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DHS Funds Smartphone Authentication Projects

The U.S. Department of Homeland Security (DHS) is funding three smartphone digital identity and privacy projects including mobile device attribute verification, mobile authentication, and physical access control. A total of $2.4 million was awarded to the Kantara Initiative, and these three projects are the first to be launched by the Kantara Identity and Privacy Incubator Program (KIPI).

The U.S. Department of Homeland Security (DHS) is funding three smartphone digital identity and privacy projects including mobile device attribute verification, mobile authentication, and physical access control. A total of $2.4 million was awarded to the Kantara Initiative, and these three projects are the first to be launched by the Kantara Identity and Privacy Incubator Program (KIPI).

The three KIPI projects involve Mobile Device Attribute Verification (MDAV) from Lockstep Technologies, Australia; Emergency Responder Authentication System for Mobile Users (ERASMUS) from Gluu Inc, USA; and Derived Credentials and NFC for Physical Access Control from Exponent Inc, USA.

“The basis for each project,” commented Kantara’s executive director, Colin Wallis, “is a unique re-configuration of emerging next generation standards and specifications delivered through mobile devices, like smartphones. The trend of leveraging the ubiquitous mobile device for digital identity solution continues to ramp worldwide. We are seeing a growing interest in incubator programs like KIPI.”

Lockstep’s MDAV uses certificates to ensure secure attributes, attribute sources and devices. Certificates are already used by many security departments to verify users’ mobile devices; but developing an application to deliver the process widens its applicability. 

“Potential applications,” says Kantara, “include credentials for first responders, value added mobile driver’s licenses, anonymous proof of age, clinical trial and e-health record confidentiality, electronic travel documentation, and privacy-enhanced national IDs.”

Gluu’s ERASMUS is designed for multiple autonomous organizations who need to share up-to-date information about a person’s identity, skills and authorizations. It is, suggests Kantara, “especially relevant in the emergency responder community, where state, local and federal government organizations need to collaborate both in person and online.”

Noticeably, ERASMUS is also the first implementation of Kantara’s nascent Open Trust Taxonomy for Federation Operators (OTTO) standard.

The Exponent project is the development of smartphone NFC capabilities for physical access control. “The employee uses the phone in the same way as their physical Personal Identity Verification (PIV) Card to access a building,” explains Kantara, “but the phone implementation provides improved convenience as well as options for difficult use cases such as a lost/stolen card or temporary credentials for non-PIV Card holders.”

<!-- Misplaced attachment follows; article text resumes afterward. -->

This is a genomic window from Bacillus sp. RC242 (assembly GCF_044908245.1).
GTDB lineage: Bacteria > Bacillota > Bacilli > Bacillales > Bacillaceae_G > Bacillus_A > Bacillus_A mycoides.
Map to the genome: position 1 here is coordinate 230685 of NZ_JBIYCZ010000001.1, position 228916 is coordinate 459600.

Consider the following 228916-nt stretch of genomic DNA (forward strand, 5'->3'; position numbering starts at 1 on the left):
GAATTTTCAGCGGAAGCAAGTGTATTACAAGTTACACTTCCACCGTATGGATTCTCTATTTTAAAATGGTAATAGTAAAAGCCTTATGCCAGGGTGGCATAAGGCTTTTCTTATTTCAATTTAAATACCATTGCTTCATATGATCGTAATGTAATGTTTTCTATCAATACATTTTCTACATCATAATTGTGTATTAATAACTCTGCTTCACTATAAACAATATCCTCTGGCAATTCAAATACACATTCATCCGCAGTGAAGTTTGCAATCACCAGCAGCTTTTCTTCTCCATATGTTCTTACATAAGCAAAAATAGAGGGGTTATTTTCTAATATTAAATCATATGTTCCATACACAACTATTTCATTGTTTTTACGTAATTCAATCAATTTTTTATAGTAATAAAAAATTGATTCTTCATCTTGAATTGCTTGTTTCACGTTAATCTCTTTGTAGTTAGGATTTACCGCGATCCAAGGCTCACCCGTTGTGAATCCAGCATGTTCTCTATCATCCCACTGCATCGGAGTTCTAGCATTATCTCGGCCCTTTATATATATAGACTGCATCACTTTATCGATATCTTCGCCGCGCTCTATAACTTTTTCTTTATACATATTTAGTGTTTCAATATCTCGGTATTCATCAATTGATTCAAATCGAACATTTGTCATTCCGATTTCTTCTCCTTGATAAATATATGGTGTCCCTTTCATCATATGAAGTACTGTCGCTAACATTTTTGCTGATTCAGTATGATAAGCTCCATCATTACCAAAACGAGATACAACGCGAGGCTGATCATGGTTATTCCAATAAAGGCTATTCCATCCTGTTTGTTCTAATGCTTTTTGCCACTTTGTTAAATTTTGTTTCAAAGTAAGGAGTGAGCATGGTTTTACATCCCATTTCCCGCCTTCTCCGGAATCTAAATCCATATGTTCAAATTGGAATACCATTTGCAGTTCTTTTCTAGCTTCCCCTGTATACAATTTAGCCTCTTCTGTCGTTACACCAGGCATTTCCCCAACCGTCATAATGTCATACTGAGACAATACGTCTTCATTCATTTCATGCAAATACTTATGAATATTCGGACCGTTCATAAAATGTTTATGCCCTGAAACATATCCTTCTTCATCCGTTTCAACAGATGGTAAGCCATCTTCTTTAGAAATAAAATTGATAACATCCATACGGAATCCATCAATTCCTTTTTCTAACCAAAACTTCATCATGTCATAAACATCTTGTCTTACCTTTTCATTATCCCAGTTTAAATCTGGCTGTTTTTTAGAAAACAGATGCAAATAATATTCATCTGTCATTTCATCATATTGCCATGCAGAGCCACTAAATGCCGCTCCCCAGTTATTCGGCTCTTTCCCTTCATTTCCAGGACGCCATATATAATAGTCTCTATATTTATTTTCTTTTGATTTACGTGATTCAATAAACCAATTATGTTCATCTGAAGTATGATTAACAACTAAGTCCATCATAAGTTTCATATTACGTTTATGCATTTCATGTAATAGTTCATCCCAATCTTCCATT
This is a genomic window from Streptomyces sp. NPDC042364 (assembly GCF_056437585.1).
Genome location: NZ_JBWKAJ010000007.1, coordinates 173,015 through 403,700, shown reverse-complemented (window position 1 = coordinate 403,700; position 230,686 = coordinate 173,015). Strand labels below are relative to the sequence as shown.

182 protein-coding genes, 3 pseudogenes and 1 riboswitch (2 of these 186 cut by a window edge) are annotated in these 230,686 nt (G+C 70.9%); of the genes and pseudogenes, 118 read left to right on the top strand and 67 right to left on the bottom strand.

The MDAV and Exponent projects will improve smartphone authentication options that are already being used by some companies — in essence, they will make such authentication easier, better and more accessible to security teams.

ERASMUS is a little different in that it delivers federated identity suitable for multiple organizations. In some ways, it is a poor man’s NSTIC, the Obama initiated National Strategy for Trusted Identities in Cyberspace, designed to develop an identity ecosystem suitable for everyone, throughout the US.

One possible outcome of multiple identity/authentication projects is a fragmentation of the problem when all effort should be concentrated on a global solution such as NSTIC (or an alternative such as Identity 3). Kantara’s Wallis doesn’t accept this. “We do have various solutions in use but I don’t believe fragmentation is a problem per se,” he told SecurityWeek. “How else is progress made? Solutions are developed and tested. They go through their lifecycle and improvement updates are made until one is adopted. We are seeing that process with these three authentication projects.”

But there does remain one issue. Not all security practitioners feel able to adopt smartphone-based authentication solutions because not all users have smartphones. This is particularly relevant for blue-collar industries and some multi-nationals. “There’s no way around it,” said Wallis. You need a smartphone for the advanced authentication we are talking about here.” But, he adds, “Various analysts report that by 2020 there will be six billion smartphones in use. So, the problem of smartphone availability could solve itself.  In the meantime, alternative authentication approaches to smartphones to consider include SMS, and voice authentication.”

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